Doing exactly what you've done is what I am intending to do with my novel. "Writing in public" is a scary thought, but also exhilarating. A couple of years ago, I committed to writing a post every week (on Facebook) which was basically a short true-ish short story about every year of my life (I was turning 52, so 52 weeks-52 years-52 stories). It turned out to be a huge success for me, just from a turning off the procrastination button. Knowing I'd committed to posting it every week made me not be so obsessed with making it perfect. Plus knowing people were (theoretically) waiting for it kept me totally on track for the whole year (this in spite of the onset of the Pandemic, and two hurricanes directly hitting my town, Lake Charles, Louisiana). Best of all, I realized that I didn't care if there were typos (fixable) or other things I wanted to change, because I could. What I'd put out there wasn't the permanent version.

So Substack's features and structure seem perfect for what I want to do. A chapter a week, no matter how rough. Plus some background lore, behind-the-scenes, "casting" discussions, or any other process posts in a side stack that I might make the experiment at paid content.

All this said, what are the more practical downsides to doing it this way? Have you gotten any nibbles of anyone (publishers or otherwise) interested in doing anything more with your work? Or more specifically, anyone saying that putting it up there is a bad idea for XYZ reasons? What about the always-lingering fear of someone stealing your work and just publishing a pdf they cut and pasted on Amazon? I don't have that fear, but surely someone has done some actual research into the reality of that happening.

One thing I'm really interested in experimenting with is developing a community of fans, even if it's just a handful, who are interested in semi-actively participating in the journey. Helping decide between two options of a character name, feedback on a potential long-term plot point, insight into an aspect of my story (like a profession or hobby) that I may lack, etc. Have you had any experience with this type of engagement, or have you heard about anyone doing it?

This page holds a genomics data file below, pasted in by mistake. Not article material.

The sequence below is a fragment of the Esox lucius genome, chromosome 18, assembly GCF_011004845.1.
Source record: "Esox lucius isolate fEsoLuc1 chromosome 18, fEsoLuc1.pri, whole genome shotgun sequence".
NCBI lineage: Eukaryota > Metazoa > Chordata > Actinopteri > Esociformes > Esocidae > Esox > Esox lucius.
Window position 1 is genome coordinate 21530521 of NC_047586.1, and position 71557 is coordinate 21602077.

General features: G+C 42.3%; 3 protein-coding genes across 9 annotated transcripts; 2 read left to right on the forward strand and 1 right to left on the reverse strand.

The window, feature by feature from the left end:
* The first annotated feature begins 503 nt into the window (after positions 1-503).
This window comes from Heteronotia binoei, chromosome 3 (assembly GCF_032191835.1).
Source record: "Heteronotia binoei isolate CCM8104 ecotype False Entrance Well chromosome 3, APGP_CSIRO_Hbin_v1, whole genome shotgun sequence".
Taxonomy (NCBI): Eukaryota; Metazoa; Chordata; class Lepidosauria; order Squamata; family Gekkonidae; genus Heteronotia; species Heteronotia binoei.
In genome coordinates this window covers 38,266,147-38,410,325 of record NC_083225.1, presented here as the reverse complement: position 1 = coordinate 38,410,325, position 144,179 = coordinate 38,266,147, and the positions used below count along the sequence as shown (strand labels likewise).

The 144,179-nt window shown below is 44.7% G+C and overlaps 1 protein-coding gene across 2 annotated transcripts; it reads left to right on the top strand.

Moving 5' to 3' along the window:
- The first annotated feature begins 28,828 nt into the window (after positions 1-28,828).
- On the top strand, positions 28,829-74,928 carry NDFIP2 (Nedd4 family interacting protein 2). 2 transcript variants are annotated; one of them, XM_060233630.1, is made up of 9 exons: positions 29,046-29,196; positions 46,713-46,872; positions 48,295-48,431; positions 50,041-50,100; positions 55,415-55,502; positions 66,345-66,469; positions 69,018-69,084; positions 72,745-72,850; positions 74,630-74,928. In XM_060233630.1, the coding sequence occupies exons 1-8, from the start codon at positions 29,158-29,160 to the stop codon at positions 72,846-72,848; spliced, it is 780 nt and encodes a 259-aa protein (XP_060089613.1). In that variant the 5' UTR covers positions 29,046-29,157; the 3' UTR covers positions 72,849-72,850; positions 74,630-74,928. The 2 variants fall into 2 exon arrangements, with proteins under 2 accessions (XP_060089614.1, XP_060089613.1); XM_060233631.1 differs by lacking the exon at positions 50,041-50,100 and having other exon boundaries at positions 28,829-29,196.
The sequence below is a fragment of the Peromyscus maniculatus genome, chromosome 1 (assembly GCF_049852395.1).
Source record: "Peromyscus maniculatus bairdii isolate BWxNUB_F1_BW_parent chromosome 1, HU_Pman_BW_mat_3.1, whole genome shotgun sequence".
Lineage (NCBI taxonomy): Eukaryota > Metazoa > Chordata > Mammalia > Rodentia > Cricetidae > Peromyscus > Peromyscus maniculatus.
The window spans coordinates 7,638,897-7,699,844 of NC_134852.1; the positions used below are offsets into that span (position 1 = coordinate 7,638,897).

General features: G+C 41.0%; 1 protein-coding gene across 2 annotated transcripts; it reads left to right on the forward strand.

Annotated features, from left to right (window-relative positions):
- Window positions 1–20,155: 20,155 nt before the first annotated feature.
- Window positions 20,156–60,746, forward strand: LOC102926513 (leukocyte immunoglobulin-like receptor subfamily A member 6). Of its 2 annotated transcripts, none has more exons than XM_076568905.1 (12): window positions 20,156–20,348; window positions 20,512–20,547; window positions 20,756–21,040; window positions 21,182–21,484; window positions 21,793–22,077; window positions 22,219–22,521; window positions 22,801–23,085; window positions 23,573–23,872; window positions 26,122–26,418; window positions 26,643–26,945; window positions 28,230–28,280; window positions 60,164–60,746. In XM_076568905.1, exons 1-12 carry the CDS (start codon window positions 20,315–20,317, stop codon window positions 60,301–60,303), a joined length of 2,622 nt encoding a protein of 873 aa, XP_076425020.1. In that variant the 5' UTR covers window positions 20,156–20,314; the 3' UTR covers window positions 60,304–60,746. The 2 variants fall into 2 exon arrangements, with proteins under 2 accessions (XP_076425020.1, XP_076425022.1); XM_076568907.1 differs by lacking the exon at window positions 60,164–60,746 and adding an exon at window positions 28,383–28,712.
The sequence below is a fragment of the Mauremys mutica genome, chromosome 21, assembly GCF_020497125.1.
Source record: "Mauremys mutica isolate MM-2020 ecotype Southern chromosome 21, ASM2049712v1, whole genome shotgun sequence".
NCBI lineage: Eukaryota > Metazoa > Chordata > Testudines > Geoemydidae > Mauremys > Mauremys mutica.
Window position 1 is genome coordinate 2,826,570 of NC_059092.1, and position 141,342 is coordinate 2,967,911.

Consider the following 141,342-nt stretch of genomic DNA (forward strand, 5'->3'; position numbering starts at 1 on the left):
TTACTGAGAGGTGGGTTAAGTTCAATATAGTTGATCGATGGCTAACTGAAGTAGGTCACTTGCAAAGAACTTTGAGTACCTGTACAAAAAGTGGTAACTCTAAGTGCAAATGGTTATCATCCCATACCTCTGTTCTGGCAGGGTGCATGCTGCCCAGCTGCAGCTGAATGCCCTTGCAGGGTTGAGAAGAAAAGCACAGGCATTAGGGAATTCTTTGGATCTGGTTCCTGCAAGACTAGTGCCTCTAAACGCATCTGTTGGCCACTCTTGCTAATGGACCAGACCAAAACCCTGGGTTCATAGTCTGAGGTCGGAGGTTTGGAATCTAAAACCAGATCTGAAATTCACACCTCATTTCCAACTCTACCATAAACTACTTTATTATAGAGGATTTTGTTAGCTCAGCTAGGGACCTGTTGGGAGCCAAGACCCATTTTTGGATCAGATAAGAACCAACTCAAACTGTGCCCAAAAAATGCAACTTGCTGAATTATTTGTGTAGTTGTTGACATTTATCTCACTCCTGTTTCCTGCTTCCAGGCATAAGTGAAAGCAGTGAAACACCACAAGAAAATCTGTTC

I've written stuff forever in isolation. I'm really looking forward to the experiment of doing it where it has the chance to both gain fans, but also gain people who hate it, lol. All feedback is great and valuable.

Expand full comment

Boldly publishing first drafts of serialized fiction as a “productivity hack” is a genius idea. I enjoy seeing your words at work

I on the other hand am an intensely private writer, drafting multiple versions of even my short micros! Weekly publishing with the launch of my newsletter this year has, thankfully, helped move me to a happy medium between the two.

As always, I appreciate how you share your writing process.

Expand full comment

These are some great points and have given me something to think upon. I’ve been struggling with not putting out enough stories because they just aren’t “ready”, but maybe the point of putting it out there is to gauge the reaction to it in the first place and build on it from there. Obviously there’s no one size fits all approach, but do what keeps you moving forward. Thanks for this, Simon!